Shuttered Shops

Impatient cars idled like boats moored at a choppy pier. Slowly creeping forward, exhaust fumes mixed with steam rising from the just wetted road. The city center intersection resembled a countryside bog. Clouds broke overhead to uncover a bleeding glimpse of the setting sun while chipped and pockmarked gutters still flowed with the jetsam of daily life: coffee cups, cigarette butts, receipt papers—artifacts of exhausted use. Cars launched forward and gave movement to the sickly-sweet sauna hugging the ground. A wake of carbon monoxide and grime that stuck to your face. It wasn’t so different from the bogs, he thought; less organic and somehow less human, though. The sewers swirled. Too much rain or too much trash; man and nature bargained with each other for chance to wash clean.

He watched the pulsing currents of steel, water, and trash from a sidewalk café table. Nestled between daytime storefronts now shuttering for the evening and slightly before the shops yielded to impossibly close row houses, he sat near enough to hear the beat of life but comfortably disconnected. The sign out front boasted the daily special: ‘beer-battered cad’. Whether due to simple neglect or implicit acquiescence, he agreed with the improvement to the daily special that hadn’t changed in the years he could remember.

A bus splashed up to the corner. People rushed out and no one was waiting to ride. Everyone arriving. The newly alighted broke apart with collectively downturned heads. Minding their step or wrapped up within their own distance, they continued to share some consistency with their travels. Conversation entered into the mess of fumes and steam. He enjoyed this time of day. The frenetic pace of countless individual lines tangled together.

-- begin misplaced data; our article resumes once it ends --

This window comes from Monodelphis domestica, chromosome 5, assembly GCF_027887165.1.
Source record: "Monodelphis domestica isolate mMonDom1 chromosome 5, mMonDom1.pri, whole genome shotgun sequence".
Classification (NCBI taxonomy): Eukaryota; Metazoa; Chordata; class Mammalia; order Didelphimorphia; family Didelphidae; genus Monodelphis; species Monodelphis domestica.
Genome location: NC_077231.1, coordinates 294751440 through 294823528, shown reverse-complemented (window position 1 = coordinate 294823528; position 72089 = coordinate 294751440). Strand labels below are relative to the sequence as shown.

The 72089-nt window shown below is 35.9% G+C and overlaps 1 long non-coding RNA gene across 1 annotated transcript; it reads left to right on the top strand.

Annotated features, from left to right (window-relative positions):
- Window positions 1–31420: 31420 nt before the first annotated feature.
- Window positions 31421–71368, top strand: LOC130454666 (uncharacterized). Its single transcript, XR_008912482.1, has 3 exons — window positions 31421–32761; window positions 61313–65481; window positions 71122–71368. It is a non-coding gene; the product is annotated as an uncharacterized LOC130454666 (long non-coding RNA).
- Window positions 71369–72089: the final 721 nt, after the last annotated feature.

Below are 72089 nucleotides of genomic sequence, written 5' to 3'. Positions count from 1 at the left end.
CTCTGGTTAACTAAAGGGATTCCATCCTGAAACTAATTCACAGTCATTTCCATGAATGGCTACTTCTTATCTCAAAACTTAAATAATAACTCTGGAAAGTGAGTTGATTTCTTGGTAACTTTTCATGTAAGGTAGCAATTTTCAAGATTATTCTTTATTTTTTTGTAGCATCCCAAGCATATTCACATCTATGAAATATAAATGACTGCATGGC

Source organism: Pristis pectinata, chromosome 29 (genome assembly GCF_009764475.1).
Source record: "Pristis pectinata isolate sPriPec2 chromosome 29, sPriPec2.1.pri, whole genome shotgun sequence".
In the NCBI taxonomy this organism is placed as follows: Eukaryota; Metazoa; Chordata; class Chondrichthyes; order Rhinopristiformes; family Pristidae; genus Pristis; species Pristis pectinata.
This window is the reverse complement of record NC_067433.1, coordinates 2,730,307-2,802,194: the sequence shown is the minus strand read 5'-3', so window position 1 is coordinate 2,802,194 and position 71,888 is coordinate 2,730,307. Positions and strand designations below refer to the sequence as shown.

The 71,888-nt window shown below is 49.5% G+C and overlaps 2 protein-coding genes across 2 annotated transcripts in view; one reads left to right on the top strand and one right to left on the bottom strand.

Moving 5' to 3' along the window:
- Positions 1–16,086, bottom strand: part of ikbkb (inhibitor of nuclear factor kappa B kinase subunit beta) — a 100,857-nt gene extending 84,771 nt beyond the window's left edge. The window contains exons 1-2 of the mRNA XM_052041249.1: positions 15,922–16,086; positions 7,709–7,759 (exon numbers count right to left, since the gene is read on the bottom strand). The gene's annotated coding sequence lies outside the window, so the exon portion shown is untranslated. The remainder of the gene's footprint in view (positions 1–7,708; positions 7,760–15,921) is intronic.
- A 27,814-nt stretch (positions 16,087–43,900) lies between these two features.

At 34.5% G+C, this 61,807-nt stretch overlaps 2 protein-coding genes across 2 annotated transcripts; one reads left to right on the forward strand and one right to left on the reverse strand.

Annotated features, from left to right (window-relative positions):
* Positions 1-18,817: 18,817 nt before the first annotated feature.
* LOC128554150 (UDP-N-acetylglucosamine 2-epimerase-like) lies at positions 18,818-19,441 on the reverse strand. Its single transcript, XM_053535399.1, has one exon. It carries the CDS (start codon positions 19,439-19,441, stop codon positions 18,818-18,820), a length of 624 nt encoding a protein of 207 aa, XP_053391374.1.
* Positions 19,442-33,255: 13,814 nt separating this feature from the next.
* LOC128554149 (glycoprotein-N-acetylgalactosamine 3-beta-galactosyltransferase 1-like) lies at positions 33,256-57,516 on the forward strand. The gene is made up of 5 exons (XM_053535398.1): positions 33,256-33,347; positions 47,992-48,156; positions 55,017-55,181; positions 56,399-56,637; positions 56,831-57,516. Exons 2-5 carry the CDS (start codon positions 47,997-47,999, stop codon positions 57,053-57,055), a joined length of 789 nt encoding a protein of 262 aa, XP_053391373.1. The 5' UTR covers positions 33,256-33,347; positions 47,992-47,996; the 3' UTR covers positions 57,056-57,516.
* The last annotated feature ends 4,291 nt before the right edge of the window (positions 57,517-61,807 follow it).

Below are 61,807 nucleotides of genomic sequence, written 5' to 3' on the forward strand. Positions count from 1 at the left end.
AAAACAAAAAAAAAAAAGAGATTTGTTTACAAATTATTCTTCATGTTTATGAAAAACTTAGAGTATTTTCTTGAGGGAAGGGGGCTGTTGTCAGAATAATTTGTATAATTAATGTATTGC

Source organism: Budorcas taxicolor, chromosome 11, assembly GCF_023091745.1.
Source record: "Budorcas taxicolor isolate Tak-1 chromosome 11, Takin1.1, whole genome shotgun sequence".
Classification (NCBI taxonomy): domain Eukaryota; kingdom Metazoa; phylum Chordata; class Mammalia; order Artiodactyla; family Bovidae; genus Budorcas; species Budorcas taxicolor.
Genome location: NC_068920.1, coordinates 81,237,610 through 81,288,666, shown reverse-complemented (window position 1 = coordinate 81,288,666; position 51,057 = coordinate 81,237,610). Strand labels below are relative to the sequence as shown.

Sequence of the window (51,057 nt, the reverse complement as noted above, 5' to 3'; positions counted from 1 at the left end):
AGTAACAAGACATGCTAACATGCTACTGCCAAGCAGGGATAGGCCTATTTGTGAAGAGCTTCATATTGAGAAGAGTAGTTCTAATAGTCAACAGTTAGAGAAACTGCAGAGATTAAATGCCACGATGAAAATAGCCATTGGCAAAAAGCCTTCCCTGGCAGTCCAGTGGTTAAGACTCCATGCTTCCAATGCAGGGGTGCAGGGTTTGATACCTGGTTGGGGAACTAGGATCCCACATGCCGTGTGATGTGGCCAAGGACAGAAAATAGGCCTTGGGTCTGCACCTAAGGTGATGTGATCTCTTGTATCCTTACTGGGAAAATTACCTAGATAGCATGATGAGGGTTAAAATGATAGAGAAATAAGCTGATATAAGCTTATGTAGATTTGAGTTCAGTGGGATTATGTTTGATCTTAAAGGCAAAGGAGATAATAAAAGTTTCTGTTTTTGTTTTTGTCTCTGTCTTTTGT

Some had begun to walk up the slight incline toward the sidewalk tables, against the flow of the gutter. Bits of leaves and water dotted pant legs and pantyhose. He lit a cigarette. As he put the lighter down squarely on the packet of cigarettes in front of him, he looked up from the approaching ankles and legs and thought, ‘Did they find the same solace?’ He recognized some faces, but knew no names. Adjacent shops had their doors locked and handles rattled to be sure. Goodbyes punctuated by the clanging of dishware sounded.

‘Anything else?’

‘What? Oh, yes. The same.’

He thought of all the faces. He decided it didn’t matter if he knew the names attached to them; they didn’t know his. He exhaled sharply the last drag and tossed the spent butt into the gutter stream, sent on a brief trip to vie for a spot in the sewer.

‘And here you are. Another four fifty on the bill.’

‘That’ll be fine.’

A young woman took seat at the last empty table on the sidewalk. She sat with a slightly pained exhalation and closed her eyes as she breathed in the thick air. She stayed very still for a few moments—just long enough to be noticeable—before pulling her chair to the table with a crooked foot on the chair leg and a heave of her chest. He thought of the feeling of moving when finally still after a long drive. Her back bowed like a runner settling into starting blocks as she peered at the menu. He thought she wanted nothing but to stop though her body balked.

He wasn’t looking to stop. He wanted movement. Where to, though, was another matter. Watching what he thought might be the purposeful movement of others had seemed to work. But, things were slightly different now. Maybe it was something in their faces. Had he looked at their faces before?—really looked?

The young woman sat upright and set the menu on the table as she looked around for a waitress. Her gaze briefly met his. It lasted merely a moment but gave him a start. Her mouth had been slightly open in a soundless pleading; budding laugh lines appeared not to be happy relics of good times past but pained extensions of tired, sullen eyes. He misplaced setting his glass on the table and knocked over the ceramic ashtray. Giving voice to the silent shout.

His brief reverie broken, he set to tidying the table before drawing attention. More faces passed. Noticing a tear in his jacket sleeve, he toyed with the frayed edges and nursed his second round. Chair legs grated on the concrete. He looked up again.

Her familiar faces sat to her side and opposite. The slightly open mouth opened wide in greeting. Her faces had names. He looked down again in realization he could be wrong. He was wrong. There was happiness in her stop—a destination.

He collected his things and left money under the near-empty glass, grabbed his cane, and steadied his gait for the walk home.